California Center for Population Research
Work-Family Conflict and Retirement Preferences
- Author(s): Raymo, James M.
- Sweeney, Megan M
- et al.
Objectives: This study investigates relationships between perceived levels of work-family
conflict and retirement preferences.
Methods: Using the large sample of 52-54 year-old respondents to the 1992 Wisconsin
Longitudinal Study, we estimate multinomial logistic regression models of preferences for partial
and full retirement within the next ten years. We examine the association between preferences
for retirement and perceived work-family conflict, evaluate the extent to which work-family
conflict is a mediating mechanism between stressful work and family circumstances and
preferences for retirement, and explore potential gender differences in the association between
work-family conflict and retirement preferences.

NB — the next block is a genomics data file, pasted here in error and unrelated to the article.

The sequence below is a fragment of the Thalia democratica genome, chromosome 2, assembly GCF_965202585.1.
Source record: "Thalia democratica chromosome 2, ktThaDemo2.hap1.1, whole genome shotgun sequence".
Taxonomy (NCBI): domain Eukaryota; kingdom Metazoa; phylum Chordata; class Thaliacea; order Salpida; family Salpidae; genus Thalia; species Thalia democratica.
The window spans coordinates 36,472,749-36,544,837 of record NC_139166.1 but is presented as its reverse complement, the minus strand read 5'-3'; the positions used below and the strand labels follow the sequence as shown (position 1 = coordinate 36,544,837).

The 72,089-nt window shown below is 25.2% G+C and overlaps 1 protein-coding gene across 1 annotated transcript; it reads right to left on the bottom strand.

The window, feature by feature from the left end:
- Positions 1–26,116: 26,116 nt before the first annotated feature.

Results: Work-family conflict is positively related to preferences for both full and partial
retirement. Yet work-family conflict does not appear to mediate relationships between stressful
work and family environments and retirement preferences, nor do significant gender differences
emerge in this association.
Discussion: Our analyses provide the first direct evidence of the role played by work-family
conflict in the early stages of the retirement process, although we are not able to identify the
sources of conflict underlying this relationship. Identifying the sources of this conflict and the
psychological mechanisms linking work-family conflict to retirement preferences is an important
task for subsequent research.